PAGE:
Thank you to Ian Christy, Illustrator Extraordinaire, Designer, & Cool Rockin’ Dad for the fantastic illustration in this post!
Imagine you were walking down the hallway of an elementary school. As you walked, you saw brief glimpses through the slender window in each classroom door. In one class, a teacher stands writing at a whiteboard, her students taking notes. In another classroom, children gather on a rug for story time.
In the last classroom on the left, you see a similar scene. Students sitting at their desks, raising their hands, doing their classwork. You notice that one little girl’s desk is surrounded by a single layer of limestone bricks.
The next day, you walk down the hallway again to see the usual business of learning. Some children are walking around their room going from station to station. One class watches the teacher do a science experiment at the front of the class.
In the last classroom, however, you see the little girl’s desk is now surrounded by bricks stacked about 2 feet high. She is sitting quietly. No one seems to notice them. The teacher stands at the front of the class continuing the lesson. The students continue raising their hands.
You become concerned. You return every day. Every day you look into the last classroom on the left. Every day, the wall of blocks gets taller and taller. Every day, the little girl sits quietly, growing more isolated than the day before. Every day, the classroom moves on around her. You begin to feel anxious for the little girl.
She is being walled in, cut off from her teacher, her peers, her classroom, but no one seems to notice. You stand at the window day after day and watch as she disappears behind cold, hard stone.
You knock on the door and ask the teacher why the little girl is being walled in. She looks at you as though you have lost your mind. She cannot see the wall.
You run to the principal’s office to tell him that the little girl is being enclosed in a kid sized stone tower. The principal goes to look for himself. He doesn’t see the wall either.
Every day the wall gets higher.
You demand a meeting with the principal, the teacher, and anyone else who works with this little girl.
You show them pictures of stone walls. You bring them research about limestone. You find articles from education experts who have studied children behind stone walls for decades, and, who have concluded (surprise!) that stone walls make learning very difficult.
Children cannot learn when they are cut off from everyone else. Stone walls = bad for learning.
The team considers your presentation. They reluctantly admit that – maybe – they noticed the wall from time to time. An aide admits she tripped over a brick once but didn’t want to make a fuss about it.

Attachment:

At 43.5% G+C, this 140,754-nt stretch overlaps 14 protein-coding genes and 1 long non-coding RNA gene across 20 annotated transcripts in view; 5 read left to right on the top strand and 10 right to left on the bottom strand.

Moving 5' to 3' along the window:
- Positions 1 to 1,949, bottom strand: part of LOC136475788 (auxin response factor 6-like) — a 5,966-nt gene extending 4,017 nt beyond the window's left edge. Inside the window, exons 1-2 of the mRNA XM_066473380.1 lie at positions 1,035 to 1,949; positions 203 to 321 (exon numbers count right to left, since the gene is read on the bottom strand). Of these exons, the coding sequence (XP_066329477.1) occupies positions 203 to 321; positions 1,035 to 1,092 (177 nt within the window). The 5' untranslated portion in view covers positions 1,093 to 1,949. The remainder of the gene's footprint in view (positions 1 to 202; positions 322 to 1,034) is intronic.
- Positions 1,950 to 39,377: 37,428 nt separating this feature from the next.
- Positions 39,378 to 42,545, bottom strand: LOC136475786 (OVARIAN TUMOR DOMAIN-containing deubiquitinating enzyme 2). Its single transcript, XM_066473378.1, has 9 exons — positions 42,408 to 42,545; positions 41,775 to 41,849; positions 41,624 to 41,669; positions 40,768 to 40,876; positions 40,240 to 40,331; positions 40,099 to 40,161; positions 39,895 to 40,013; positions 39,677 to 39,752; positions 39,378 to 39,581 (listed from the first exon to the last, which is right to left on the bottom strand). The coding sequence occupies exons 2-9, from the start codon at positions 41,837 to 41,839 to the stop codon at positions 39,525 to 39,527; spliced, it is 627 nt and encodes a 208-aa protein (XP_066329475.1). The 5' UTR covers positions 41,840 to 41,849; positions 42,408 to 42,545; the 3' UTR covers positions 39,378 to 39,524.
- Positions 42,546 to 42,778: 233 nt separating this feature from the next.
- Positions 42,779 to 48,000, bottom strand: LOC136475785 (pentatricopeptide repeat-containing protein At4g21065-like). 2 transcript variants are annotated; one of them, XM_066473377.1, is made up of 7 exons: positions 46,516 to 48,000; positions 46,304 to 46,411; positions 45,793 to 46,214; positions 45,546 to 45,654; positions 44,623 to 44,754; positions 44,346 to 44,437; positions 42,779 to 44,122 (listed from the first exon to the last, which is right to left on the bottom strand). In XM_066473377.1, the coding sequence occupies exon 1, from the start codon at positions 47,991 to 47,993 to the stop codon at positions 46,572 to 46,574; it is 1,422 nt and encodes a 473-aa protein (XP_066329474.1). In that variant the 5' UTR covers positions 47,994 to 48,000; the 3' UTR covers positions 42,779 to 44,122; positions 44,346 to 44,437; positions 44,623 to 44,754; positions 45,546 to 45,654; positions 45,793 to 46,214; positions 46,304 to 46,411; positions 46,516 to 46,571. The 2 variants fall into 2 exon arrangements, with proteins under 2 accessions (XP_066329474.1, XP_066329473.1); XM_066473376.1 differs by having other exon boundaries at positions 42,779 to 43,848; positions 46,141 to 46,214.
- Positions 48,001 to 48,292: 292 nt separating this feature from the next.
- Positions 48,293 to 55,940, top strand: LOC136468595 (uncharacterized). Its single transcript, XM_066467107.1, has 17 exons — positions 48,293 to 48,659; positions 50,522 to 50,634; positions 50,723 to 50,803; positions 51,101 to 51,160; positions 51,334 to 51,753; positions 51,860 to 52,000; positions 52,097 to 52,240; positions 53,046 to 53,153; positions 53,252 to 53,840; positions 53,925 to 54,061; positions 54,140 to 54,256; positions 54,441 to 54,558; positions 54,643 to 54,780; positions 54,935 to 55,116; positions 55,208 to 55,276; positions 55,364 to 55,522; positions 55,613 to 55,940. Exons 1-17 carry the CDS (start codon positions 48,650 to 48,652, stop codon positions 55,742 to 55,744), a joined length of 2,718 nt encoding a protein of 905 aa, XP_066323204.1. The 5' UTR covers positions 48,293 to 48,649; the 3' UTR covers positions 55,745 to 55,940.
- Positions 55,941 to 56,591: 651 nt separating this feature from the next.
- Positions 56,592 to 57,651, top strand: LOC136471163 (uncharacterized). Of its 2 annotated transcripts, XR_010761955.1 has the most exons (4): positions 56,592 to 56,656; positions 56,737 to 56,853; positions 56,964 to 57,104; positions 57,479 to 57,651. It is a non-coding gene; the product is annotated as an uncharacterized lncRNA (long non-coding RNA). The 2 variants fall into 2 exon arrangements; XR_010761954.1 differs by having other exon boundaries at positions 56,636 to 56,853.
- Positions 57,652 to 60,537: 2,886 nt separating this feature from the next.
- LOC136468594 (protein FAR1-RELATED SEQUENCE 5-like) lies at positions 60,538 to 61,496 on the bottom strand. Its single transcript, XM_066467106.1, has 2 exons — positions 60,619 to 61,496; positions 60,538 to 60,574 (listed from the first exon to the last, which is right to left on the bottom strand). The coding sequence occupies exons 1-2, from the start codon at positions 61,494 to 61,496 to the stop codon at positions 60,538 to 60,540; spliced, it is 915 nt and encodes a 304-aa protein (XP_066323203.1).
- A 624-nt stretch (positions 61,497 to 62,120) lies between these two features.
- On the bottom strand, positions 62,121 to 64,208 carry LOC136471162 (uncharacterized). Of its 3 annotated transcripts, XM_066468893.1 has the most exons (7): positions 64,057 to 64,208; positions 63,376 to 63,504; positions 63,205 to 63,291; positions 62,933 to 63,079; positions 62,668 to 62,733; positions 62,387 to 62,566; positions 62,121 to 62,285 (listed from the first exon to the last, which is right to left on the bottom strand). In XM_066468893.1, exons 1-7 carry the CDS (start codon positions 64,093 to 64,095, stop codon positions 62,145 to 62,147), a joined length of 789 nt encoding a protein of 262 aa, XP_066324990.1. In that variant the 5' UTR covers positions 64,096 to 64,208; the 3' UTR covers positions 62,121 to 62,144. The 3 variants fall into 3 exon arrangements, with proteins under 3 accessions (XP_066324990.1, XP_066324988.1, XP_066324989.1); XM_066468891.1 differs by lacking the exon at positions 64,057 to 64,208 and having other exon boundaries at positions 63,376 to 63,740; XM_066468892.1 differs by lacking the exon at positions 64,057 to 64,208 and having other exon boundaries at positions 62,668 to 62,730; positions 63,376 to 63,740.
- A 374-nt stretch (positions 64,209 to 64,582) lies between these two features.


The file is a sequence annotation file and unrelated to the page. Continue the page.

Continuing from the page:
Someone suggests that the stone wall may not be the little’s girl’s only problem.
“Sure,” you reply, “ she may have other issues, BUT, that STONE WALL IS NOT HELPING.”
The educational team takes another couple of weeks to develop a learning plan for the little girl.
Every day, the wall gets higher.
At another meeting, the team tells you that a teacher who works with “stone wall children” will take the little girl out of the stone wall to another room for 30 minutes a week.
“But, she’s sitting behind the wall for every other minute of the school day!”
Then, Rod Serling comes out of nowhere, pats you on the head, mumbles something about how even The Twilight Zone wasn’t this surreal and disappears.
This seems ridiculous, right? Or, sadly, mind numblingly familiar?
I have spent sooooo much time trying to explain to people that my kid does not have easy access to the world with her visual system.
I have walked by “Library Time” (my personal pet peeve for children with vision loss in a traditional school setting) where I’ve seen children with CVI sitting passively at tables in the back of the library while the librarian reads a book the size of a magazine to the children grouped at the front.
I have found “art projects” in my daughter’s backpack that were clearly colored in by the well meaning aide who finished it while Eliza was self-stimming in the back of the room. (I know this because I went to art time one day and found everyone – Eliza’s aide included- sitting at the table coloring, except my girl, who was laying on the floor, rocking. I cannot make this stuff up.)
How are these examples any more ridiculous than watching in panic as a child is enclosed in stone, a situation that no one else seems to find problematic?
To my fellow CVI families,
2018 is a new start.
There will be opportunities for us as a community to work together to raise awareness about Cortical Visual Impairment and to demand that our children be educated in a manner in which they can learn.
In this year and every year that follows, we must demand access and expertise.
Happy New Year!